“It didn’t worry the islanders any, but the expats might have felt it,” says Chief Islander James Glass, referring to the nearly two dozen foreigners living on the island at the time. Preserving fuel was of the utmost importance. Without it, Tristanians wouldn’t be able to send the barge out to meet the next ship. In addition, flour, sugar, tea and margarine — even toilet paper — would have to be rationed. If anything, Glass says, the incident taught them they would need to be even more self-sufficient than they already were.

(Credit: Maloff/Shutterstock)

Creating a community

During the pandemic, we learned to live in isolation — a term that comes from the Latin word insulatus, meaning “made into an island.” To keep ourselves and others safe , we became islands.

But it’s a landlubber’s fallacy to think of islands as completely cut off from the rest of the world. Oceans, at least for a shipbuilding species like ours, are a means of transportation and connection. Even a place as remote as Tristan is connected with and vulnerable to what is happening in other parts of the world.

From the very beginning of human life on Tristan, the island’s location was regarded as strategic. Among the first people to establish themselves were British soldiers, who annexed the island in 1816 to prevent the French from using it to rescue Napoleon Bonaparte (then incarcerated on the island of St. Helena, more than a thousand miles away).

But the sea turned out to be the more formidable threat: Nearly five dozen men drowned the following year when a gale destroyed a naval ship anchored off the coast. When Britain withdrew its troops from the island a few months later, a Scottish corporal and several others chose to stay behind. These “founders,” as their descendants call them, dreamed of building a community based on equality. They shared stocks and profits equally, and no one was considered superior to anyone else, according to an agreement signed on Nov. 7, 1817.

Those communal values are still evident today. Each boat is shared among four families, and pairs of fishermen sail on alternate days. The Department of Agriculture runs cattle and sheep in a communal herd and each family farms their own potatoes at the Patches, a series of walled fields 2 miles west of The Settlement. “There’s no real rich people, and there’s no one in poverty,” Glass says.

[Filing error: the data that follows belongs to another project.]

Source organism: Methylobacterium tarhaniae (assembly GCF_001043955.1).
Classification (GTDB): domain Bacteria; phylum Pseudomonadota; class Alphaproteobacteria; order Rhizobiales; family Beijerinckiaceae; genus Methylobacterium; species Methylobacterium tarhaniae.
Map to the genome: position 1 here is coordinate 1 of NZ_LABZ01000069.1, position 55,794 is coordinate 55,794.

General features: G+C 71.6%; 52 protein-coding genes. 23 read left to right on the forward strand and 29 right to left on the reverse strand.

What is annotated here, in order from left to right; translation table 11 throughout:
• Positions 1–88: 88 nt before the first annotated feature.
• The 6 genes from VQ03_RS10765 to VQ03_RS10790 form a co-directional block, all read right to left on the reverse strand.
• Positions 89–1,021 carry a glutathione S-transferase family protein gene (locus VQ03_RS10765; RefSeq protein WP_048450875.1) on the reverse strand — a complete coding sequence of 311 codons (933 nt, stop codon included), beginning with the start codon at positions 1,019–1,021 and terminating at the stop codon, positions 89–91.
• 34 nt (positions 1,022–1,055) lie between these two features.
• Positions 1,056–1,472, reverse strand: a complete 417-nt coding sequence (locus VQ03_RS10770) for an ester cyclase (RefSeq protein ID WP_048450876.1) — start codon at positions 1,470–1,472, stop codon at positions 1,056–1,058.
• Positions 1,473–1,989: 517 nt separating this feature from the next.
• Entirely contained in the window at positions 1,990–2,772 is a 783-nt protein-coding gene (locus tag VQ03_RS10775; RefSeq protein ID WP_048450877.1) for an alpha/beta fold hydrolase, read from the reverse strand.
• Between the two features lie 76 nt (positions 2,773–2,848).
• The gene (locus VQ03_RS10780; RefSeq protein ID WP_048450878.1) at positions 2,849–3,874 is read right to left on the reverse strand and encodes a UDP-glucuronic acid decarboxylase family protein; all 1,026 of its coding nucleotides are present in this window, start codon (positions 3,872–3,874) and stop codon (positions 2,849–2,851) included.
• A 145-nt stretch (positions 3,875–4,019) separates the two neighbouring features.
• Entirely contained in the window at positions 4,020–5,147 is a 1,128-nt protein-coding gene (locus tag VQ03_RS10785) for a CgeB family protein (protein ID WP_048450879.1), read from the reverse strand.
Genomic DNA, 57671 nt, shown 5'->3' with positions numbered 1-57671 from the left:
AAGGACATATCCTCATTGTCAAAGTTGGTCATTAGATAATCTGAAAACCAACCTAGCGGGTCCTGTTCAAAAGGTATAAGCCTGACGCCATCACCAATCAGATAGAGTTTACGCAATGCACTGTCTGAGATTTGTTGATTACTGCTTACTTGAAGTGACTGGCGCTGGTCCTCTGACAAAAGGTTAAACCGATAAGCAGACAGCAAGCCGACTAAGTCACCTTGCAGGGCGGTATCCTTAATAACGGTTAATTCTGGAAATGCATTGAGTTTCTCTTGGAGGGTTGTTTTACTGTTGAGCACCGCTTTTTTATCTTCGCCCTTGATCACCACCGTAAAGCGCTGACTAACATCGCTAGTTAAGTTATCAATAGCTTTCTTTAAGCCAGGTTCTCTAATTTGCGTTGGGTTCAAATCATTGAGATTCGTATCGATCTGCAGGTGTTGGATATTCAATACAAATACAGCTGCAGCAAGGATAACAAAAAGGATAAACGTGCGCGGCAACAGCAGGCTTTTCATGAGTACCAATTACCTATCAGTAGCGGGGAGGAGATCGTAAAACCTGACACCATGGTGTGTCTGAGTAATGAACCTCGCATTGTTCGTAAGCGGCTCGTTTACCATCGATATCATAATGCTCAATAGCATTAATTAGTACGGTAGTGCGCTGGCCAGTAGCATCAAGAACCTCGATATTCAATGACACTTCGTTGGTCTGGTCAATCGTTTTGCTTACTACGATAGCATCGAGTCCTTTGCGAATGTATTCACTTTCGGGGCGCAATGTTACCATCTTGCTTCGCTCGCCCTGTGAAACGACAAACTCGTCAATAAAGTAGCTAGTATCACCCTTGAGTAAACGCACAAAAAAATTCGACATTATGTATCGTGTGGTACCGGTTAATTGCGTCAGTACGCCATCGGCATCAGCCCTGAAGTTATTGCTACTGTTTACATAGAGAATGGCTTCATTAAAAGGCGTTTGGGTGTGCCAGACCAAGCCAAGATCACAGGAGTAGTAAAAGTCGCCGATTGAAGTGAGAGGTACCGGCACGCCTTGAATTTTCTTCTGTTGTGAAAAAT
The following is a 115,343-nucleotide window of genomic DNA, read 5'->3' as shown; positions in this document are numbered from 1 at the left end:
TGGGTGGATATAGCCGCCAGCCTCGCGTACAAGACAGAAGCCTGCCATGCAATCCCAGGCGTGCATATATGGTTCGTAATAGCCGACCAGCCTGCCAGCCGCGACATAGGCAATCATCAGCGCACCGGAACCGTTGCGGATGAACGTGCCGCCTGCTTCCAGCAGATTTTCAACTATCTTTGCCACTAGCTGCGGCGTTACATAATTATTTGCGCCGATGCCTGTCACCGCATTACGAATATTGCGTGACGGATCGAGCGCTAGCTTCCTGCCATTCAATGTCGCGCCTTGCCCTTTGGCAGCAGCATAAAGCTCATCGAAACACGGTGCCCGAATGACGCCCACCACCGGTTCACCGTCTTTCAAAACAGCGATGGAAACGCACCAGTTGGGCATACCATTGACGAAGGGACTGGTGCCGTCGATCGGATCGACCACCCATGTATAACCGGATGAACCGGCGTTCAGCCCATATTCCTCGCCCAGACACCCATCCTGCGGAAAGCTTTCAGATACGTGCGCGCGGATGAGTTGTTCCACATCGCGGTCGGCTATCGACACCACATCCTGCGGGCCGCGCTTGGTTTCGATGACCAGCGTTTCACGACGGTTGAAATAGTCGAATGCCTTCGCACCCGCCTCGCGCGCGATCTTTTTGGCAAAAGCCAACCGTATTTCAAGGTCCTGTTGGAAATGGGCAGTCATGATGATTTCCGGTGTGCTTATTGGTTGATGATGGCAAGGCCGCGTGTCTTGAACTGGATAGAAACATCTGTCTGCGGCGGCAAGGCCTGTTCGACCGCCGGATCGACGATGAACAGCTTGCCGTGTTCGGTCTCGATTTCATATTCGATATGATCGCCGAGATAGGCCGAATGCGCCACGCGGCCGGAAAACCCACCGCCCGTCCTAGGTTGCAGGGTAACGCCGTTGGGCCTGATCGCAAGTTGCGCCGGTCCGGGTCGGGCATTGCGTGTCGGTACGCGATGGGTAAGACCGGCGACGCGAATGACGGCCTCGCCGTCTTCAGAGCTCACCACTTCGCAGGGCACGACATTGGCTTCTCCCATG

Two fishermen keep an eye on the weather. In the early morning, when they ring the “dong” — an empty fuel canister — to signal that the weather is fair, it’s understood that two dozen men won’t turn up at their government jobs. “Plumbers, carpenters, electricians — they’ll go fishing for that one day,” Glass says. When the catch comes in, it’s the women’s turn to leave their jobs as nurses, teachers, and shop clerks and head to the factory to process the catch.

(Credit: James Glass)

Fishing the waters

In the early days of The Settlement, prevailing winds regularly sent whalers and merchant ships past the island, allowing the founders to rely on bartering. With the rise of steamships in the second half of the 19th century, however, vessels no longer needed to stop at Tristan for supplies. Increasingly disconnected from the outside world, the island’s people became more self-reliant to survive: knitting their own clothes, skinning animals for moccasins, hunting and fishing and growing their own food.

It was only when the British Royal Navy returned to the island during World War II, reestablishing an outpost, that the island began to once again communicate and trade more regularly with outsiders.

Today, the world regards Tristan as strategic for other reasons. In 2020, the tiny island put itself at the center of one of the world’s largest Marine Protection Zones, declaring 91 percent of its waters off-limits to fishing and other extractive activities such as bottom trawling. The 265,000-square-mile MPZ is nearly three times the size of the U.K., making it the fourth largest such zone in the world. The declaration is a major step toward meeting United Nations and British conservation targets, which aim to protect 30 percent of the world’s land and sea by 2030. (At present, only 8.1 percent of the world’s oceans are considered protected.)

Glass sees the MPZ as an extension of Tristan’s larger commitment to protect its environment. Two islands in the archipelago have been declared UNESCO World Heritage Sites, and 50 percent of the land on Tristan’s archipelago is protected. The lobster fishery, which provides the island with the bulk of its income, is so carefully managed that “lobster abundance and biomass are comparable to or greater than many Marine Protected Areas in other parts of the world,” reads a 2018 PloS One paper. “This may be our biggest conservation move,” Glass said at an event in London to celebrate the MPZ, “but it’s by no means our first.”